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18 minutes ago, carmenvarga said:

 

At this point I'm not sure if my envelope will arrive and when. I have no sending number, no receipt, nothing!

 

There are no sending numbers for simple letters, they are not tracked and the only receipt you can have is the one you got – for the stamps. Duration should be about one week. 

 

18 minutes ago, carmenvarga said:

 

Also, have I done anything wrong, was my behaviour that out of place that I deserve to be screamed at? 

 

It always makes sense to first find out abroad how things work - and if necessary to ask questions instead of assuming that everything works as you would like it to.  

 

Nobody can read minds, and if you want to give up a traceable letter, you have to say so. This is not a simple letter, but a registered letter and costs 2.50€ more. 

 

Your letter will be sent by airmail anyway (and not by ship) without a "priority" sticker (which you should have affixed yourself) ... Basically I would recommend: Inform yourself, ask questions, don't expect people not to speak to you in their mother tongue and put on a thicker coat, esp. in Berlin.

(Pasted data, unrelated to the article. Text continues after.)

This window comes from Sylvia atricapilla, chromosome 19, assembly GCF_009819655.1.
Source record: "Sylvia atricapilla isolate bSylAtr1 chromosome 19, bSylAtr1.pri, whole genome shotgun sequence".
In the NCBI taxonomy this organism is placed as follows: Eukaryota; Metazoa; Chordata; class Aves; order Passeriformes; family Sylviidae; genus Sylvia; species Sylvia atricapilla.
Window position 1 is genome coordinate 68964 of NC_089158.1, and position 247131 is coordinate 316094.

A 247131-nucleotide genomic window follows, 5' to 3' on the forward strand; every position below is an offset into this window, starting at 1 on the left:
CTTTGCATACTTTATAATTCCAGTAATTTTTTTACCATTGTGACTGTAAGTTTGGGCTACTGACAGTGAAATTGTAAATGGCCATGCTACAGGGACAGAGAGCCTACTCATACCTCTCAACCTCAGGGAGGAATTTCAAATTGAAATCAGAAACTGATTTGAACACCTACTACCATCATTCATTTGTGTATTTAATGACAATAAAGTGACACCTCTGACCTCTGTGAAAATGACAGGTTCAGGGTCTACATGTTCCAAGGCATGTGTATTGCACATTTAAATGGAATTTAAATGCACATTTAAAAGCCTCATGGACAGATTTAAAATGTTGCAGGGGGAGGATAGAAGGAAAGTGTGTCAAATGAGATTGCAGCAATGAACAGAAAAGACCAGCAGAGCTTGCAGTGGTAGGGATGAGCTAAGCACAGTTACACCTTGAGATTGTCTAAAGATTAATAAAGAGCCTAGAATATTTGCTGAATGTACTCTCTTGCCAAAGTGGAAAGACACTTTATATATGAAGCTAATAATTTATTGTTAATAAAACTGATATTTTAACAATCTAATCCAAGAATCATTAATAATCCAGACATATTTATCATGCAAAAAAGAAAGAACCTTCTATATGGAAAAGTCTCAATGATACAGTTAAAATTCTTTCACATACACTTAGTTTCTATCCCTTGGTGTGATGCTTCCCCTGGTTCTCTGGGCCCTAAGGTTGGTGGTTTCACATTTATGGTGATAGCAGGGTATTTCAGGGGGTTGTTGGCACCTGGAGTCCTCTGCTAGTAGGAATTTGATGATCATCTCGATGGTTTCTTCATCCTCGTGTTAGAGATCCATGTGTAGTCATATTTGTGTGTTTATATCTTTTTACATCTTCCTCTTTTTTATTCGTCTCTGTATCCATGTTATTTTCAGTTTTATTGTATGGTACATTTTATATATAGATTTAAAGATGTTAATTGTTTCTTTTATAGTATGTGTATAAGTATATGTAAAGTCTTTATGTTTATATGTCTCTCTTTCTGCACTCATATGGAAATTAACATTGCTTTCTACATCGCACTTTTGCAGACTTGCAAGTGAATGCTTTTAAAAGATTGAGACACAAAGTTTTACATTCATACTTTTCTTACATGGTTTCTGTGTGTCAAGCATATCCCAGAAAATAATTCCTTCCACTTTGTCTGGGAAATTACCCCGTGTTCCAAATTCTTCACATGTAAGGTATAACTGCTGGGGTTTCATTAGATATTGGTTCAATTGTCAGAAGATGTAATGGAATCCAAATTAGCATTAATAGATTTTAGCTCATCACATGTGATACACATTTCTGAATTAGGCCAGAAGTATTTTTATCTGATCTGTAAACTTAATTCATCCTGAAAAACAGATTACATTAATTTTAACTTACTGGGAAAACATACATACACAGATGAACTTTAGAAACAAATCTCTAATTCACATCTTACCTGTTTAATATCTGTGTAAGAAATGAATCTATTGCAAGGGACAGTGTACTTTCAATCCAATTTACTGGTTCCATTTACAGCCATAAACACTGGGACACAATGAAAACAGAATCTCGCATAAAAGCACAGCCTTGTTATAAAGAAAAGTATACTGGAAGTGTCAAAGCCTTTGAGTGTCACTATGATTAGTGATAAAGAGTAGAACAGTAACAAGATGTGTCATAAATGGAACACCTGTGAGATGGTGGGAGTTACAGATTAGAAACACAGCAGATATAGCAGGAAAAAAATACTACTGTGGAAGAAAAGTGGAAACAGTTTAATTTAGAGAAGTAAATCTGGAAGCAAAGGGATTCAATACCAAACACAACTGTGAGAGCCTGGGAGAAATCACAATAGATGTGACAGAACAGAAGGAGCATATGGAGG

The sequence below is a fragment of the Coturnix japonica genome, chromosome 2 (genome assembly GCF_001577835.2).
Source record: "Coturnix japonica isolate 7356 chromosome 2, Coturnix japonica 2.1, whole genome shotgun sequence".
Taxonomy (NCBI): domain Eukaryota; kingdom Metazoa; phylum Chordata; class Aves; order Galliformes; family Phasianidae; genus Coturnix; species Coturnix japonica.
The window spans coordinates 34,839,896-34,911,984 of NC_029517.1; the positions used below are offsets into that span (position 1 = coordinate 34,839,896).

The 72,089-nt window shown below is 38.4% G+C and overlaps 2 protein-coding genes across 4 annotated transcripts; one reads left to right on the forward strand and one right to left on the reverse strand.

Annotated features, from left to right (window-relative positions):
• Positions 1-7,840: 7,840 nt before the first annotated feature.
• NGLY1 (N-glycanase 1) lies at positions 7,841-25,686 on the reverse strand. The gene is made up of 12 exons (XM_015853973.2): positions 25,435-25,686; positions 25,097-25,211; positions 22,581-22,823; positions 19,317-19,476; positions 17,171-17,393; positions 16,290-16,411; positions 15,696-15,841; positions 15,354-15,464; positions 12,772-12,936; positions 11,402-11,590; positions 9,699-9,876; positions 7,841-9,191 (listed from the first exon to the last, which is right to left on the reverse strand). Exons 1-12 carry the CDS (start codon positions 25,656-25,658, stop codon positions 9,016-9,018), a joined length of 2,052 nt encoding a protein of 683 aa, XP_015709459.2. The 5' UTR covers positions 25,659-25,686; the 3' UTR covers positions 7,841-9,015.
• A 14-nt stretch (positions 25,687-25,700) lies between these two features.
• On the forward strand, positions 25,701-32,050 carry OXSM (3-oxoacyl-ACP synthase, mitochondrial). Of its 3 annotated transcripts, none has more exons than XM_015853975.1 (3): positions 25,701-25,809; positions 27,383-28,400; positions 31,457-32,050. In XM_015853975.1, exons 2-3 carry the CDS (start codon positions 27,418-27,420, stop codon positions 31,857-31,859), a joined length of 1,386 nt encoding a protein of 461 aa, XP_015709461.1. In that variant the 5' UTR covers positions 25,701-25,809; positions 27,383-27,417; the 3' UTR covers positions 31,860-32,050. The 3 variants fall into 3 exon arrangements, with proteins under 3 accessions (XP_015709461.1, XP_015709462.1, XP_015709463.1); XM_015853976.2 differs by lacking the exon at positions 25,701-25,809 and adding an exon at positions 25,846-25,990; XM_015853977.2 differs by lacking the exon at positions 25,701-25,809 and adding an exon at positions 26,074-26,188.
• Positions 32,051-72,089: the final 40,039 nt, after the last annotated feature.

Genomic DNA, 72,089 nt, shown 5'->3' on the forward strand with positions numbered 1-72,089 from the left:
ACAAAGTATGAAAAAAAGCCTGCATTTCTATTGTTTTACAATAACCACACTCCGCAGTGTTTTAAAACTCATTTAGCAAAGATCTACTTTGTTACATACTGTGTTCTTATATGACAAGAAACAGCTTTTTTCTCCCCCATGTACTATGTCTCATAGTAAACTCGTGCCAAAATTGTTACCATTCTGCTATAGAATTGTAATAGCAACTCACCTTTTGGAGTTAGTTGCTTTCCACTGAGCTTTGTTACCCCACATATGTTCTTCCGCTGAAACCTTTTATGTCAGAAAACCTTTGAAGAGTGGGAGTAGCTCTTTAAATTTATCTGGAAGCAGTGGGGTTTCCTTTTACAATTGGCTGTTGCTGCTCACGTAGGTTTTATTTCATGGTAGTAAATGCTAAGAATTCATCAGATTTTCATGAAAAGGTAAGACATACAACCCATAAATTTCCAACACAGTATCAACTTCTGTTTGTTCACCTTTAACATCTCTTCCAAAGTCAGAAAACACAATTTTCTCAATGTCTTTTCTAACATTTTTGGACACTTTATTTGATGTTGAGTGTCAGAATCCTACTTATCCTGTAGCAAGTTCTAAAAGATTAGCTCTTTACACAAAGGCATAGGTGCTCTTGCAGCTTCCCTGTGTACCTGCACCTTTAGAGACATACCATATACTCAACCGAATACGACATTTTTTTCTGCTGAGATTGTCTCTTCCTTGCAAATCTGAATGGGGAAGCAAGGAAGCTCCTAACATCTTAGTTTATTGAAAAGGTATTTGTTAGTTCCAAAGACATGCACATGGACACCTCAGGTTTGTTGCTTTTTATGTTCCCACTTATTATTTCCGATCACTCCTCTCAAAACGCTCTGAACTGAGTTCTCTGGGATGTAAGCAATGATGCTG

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We send and receive "regular " letters all the time. My son even receives money somethimes from grandma.  It takes around 7 days 

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I think OP's letter will get there just fine.

 

I don't believe in Deutsche Post / DHL international tracking.  They once told me my A4 sized envelope was stuck in Frankfurt for weeks, then miraculously told me it had been delivered to the addressee in Australia and hadn't been in Frankfurt for weeks.  But the Addressee told me he didn't get it.  Deutsche Post couldn't tell me even what city in Australia it had been delivered to, only that Australia Post said it had been delivered.  Great value that tracking was...